There will be a meeting tonight (13 February) which is a members’ evening. All are welcome starting at 7:30 as usual.
Our next meeting will be on Monday 30th January 2023.
Jeremy Barlow’s topic is Sergio Celibidache: the greatest conductor of the 20th Century?, in which he will present and discuss live recordings of the controversial Romanian conductor’s work, from his early career as conductor of the post-war Berlin Philharmonic, to his final tenure in charge of the Munich Philharmonic until his death in 1996 .
The following meeting on 13th February 2023 be our Members’ Evening.
All members are invited to select a piece of music, of up to 10 minutes, to have played. This can either be your own CD which you bring, or a link to a YouTube recording. In either case, so we can draw up a schedule in advance, please will you bring details on Monday or send details to Robin Lim email: firstname.lastname@example.org as soon as possible.
We hope we will be able to welcome you on 30t January.
Music from the Southern Hemisphere
Our next meeting will be on Monday 7th November 2022 at 7.30 when Ed Tinline will be presenting Music from the Southern Hemisphere. In this session he will focus on music in, and from, southern Africa.
Looking ahead, after this we have two further meetings before we break for Christmas:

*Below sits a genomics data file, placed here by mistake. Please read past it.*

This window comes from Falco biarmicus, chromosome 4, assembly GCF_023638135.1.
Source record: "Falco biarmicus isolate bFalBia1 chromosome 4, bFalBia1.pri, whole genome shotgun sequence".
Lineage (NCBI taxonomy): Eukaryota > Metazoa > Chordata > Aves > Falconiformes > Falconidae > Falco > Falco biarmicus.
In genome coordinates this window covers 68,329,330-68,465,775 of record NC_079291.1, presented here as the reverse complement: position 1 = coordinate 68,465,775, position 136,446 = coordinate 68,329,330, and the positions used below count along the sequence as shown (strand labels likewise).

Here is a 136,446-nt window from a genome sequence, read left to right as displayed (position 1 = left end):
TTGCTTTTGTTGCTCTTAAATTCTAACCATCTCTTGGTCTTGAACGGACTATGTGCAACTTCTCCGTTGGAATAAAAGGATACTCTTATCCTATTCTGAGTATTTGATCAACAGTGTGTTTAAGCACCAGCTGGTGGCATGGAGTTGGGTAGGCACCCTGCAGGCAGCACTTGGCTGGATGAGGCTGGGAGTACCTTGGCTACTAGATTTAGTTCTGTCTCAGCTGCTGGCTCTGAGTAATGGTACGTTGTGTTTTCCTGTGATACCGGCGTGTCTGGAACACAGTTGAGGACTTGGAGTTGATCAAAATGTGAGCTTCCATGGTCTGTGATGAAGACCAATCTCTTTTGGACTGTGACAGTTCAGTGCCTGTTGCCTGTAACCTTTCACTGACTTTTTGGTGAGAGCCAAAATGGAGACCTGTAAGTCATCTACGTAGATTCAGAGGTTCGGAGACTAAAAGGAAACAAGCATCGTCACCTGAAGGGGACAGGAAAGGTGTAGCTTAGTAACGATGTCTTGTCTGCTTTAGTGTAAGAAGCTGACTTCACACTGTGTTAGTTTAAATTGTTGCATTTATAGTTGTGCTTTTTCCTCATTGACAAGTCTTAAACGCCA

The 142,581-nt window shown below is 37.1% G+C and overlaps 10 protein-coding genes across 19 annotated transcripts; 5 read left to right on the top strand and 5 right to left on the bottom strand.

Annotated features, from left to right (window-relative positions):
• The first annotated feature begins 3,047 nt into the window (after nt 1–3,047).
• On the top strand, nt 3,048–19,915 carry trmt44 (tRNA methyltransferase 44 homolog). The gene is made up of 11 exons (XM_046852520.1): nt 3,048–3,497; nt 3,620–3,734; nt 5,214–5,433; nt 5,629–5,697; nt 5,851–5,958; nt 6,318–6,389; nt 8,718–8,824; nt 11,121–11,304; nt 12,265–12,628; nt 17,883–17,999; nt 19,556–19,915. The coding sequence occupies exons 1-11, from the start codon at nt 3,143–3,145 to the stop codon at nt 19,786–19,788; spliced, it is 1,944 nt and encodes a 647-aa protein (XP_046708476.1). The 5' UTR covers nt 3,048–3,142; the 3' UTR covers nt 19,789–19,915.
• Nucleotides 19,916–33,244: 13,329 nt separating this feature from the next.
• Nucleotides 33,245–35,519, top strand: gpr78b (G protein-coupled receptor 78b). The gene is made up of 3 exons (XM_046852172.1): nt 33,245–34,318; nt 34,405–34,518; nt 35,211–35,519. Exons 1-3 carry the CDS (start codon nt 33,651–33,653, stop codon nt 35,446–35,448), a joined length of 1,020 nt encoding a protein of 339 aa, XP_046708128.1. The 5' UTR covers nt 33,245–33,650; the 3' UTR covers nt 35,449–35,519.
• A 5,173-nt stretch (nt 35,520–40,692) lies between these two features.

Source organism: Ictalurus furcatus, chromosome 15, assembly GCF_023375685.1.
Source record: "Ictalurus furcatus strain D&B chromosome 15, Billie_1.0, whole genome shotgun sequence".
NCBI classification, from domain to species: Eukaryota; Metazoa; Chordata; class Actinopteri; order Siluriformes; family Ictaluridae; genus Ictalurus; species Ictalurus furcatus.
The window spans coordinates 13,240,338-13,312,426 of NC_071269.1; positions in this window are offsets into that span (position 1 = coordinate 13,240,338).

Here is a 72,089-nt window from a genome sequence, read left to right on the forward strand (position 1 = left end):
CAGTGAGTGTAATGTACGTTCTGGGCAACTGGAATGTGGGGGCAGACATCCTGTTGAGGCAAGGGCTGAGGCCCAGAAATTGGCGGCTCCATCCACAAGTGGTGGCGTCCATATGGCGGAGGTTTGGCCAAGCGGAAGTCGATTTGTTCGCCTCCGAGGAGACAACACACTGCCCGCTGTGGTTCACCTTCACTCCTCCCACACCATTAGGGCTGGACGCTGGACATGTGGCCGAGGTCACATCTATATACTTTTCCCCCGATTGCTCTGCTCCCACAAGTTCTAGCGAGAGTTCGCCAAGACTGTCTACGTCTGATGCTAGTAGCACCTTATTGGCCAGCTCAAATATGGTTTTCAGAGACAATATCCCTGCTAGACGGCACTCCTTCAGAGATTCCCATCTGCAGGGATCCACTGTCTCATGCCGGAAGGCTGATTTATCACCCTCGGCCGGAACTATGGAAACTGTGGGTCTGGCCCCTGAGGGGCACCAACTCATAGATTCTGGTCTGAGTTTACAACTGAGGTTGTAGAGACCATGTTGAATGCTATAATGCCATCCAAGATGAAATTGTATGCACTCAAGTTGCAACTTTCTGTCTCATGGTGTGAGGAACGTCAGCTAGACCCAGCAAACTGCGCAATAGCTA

21st November when Simon Nicholls from the Scriabin Society will explore aspects of the work of Alexander Scriabin, and
5th December when Ruth Barlow will present Christmas Crackers – her popular classical music quiz.
We hope we will be able to welcome you on 7th November and to subsequent meetings this season.
The next meeting will be on Monday 10th October and will be a presentation by Ruth Barlow entitled Music in 18th Century London a wander around London’s eighteenth century opera houses and music rooms. Starts at 7:30 but there will be a brief agm at the start which should not detain us long.
£3 for non-members but if you find a brochure in the TIC, Oxfam or elsewhere there is a voucher! Membership for the season is £22.
Look forward to seeing you there.
We are sad to record the death of our president, Dr Richard Seal. Our thoughts are with his family.
End of season
The first half of this year’s programme finished last evening in fine style